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The Honourable Thief (Meaghan Wilson Anastasios, Macmillan)

Set in Crete and Turkey in the years around World War II, The Honourable Thief centres on the adventures and misfortunes of Benedict Hitchens, an archaeologist and reluctant dealer of fake artefacts. We are introduced to Ben at his lowest point, after his obsession with the Homeric hero Achilles has led to professional downfall and questionable employment as an endorser of counterfeit treasures. The chance of redeeming his reputation hinges on the almost impossible task of locating the mythical tomb of Achilles and unearthing the genuine treasures within. The world of forgeries and art theft is engagingly depicted in this historical adventure as a complex system of misunderstood artists, shadowy smugglers and ordinary people trying to scrape a living in volatile times. There is action and drama aplenty, however the book is let down by the superficial nature of the main characters. The female love interests are one-dimensional, the evil villain is almost cartoonish in his villainy, and Benedict Hitchens is never quite believable as the Indiana Jones-like central figure. The true stars of Anastasios’ solo debut are the archaeological details, both real and fictional, as well as the Mediterranean setting. Both are beautifully described with the passion and knowledge expected from an author whose former occupation was as an archaeologist.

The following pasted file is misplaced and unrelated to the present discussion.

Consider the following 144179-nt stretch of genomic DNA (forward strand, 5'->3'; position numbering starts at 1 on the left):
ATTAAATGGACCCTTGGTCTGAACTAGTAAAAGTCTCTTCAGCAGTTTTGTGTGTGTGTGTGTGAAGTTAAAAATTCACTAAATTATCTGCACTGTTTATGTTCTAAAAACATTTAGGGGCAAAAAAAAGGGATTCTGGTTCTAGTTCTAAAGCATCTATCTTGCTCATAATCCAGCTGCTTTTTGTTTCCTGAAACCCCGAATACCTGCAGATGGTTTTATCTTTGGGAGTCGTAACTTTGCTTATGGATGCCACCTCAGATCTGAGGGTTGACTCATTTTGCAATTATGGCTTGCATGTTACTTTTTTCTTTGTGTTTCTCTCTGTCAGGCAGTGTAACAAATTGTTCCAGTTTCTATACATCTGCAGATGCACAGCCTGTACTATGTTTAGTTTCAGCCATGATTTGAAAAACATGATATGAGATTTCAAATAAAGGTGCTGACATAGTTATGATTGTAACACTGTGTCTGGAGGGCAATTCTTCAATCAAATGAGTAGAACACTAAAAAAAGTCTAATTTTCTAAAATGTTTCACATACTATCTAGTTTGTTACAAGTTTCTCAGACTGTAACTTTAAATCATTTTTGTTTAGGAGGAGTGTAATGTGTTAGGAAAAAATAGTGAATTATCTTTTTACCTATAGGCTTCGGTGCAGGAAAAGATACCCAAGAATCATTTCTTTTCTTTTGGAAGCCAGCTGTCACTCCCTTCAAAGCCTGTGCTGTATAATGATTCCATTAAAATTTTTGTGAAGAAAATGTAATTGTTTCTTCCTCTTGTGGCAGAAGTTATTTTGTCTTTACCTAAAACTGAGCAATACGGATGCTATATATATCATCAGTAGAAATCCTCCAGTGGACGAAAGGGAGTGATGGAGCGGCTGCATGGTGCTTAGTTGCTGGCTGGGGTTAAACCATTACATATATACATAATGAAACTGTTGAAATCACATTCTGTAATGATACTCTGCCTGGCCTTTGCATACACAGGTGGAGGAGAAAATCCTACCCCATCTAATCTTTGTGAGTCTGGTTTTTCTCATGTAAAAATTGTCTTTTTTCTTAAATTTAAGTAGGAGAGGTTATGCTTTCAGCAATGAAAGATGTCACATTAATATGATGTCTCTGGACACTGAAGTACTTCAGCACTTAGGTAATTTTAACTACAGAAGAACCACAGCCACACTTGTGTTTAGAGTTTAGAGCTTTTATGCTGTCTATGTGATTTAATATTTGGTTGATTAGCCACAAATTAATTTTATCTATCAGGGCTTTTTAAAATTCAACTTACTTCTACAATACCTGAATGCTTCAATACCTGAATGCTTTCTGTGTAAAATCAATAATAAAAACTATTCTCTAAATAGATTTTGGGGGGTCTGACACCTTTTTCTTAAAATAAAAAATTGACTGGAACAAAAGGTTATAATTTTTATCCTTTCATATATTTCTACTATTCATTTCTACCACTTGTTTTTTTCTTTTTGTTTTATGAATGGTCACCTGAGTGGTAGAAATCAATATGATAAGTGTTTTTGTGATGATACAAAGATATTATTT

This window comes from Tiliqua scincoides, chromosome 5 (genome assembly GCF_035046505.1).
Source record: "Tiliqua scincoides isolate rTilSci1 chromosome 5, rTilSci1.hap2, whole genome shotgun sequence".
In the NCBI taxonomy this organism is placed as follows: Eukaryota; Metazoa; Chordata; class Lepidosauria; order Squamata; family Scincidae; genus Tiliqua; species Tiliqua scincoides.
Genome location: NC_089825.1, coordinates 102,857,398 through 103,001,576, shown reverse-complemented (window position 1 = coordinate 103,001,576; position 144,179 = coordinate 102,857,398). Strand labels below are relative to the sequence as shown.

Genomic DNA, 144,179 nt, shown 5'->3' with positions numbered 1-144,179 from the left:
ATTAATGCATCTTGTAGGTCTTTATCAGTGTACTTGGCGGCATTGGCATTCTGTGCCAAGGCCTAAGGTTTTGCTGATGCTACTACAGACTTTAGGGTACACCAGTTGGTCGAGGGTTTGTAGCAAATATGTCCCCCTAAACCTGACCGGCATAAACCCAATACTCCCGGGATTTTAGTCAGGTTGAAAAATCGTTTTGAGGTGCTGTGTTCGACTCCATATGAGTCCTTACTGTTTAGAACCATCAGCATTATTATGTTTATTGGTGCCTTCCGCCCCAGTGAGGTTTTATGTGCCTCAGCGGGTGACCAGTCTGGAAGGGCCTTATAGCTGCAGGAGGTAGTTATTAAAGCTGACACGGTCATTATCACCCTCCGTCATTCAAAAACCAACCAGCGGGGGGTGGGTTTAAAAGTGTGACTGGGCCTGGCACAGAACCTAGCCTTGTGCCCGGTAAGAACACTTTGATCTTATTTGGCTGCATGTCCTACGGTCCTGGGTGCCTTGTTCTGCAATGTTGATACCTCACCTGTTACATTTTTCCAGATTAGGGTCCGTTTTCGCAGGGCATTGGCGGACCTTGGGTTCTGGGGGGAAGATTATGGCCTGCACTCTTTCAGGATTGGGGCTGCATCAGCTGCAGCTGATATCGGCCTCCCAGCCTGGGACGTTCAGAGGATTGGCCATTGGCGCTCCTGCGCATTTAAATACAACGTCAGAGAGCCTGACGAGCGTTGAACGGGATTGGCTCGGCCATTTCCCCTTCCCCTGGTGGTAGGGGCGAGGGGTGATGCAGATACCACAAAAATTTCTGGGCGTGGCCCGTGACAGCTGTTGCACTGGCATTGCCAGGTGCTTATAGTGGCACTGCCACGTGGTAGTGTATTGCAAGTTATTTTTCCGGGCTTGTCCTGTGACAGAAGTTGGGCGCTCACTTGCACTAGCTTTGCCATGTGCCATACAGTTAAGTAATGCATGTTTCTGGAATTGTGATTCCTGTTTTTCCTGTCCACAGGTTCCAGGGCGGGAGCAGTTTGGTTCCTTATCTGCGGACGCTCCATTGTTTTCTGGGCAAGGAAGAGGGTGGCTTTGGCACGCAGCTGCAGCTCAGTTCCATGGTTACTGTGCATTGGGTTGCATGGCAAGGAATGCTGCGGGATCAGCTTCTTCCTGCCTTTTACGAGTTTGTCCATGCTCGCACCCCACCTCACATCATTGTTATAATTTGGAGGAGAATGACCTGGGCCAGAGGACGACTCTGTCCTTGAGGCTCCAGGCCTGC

Helene Ephraim is a freelance reviewer who has worked as a bookseller and librarian


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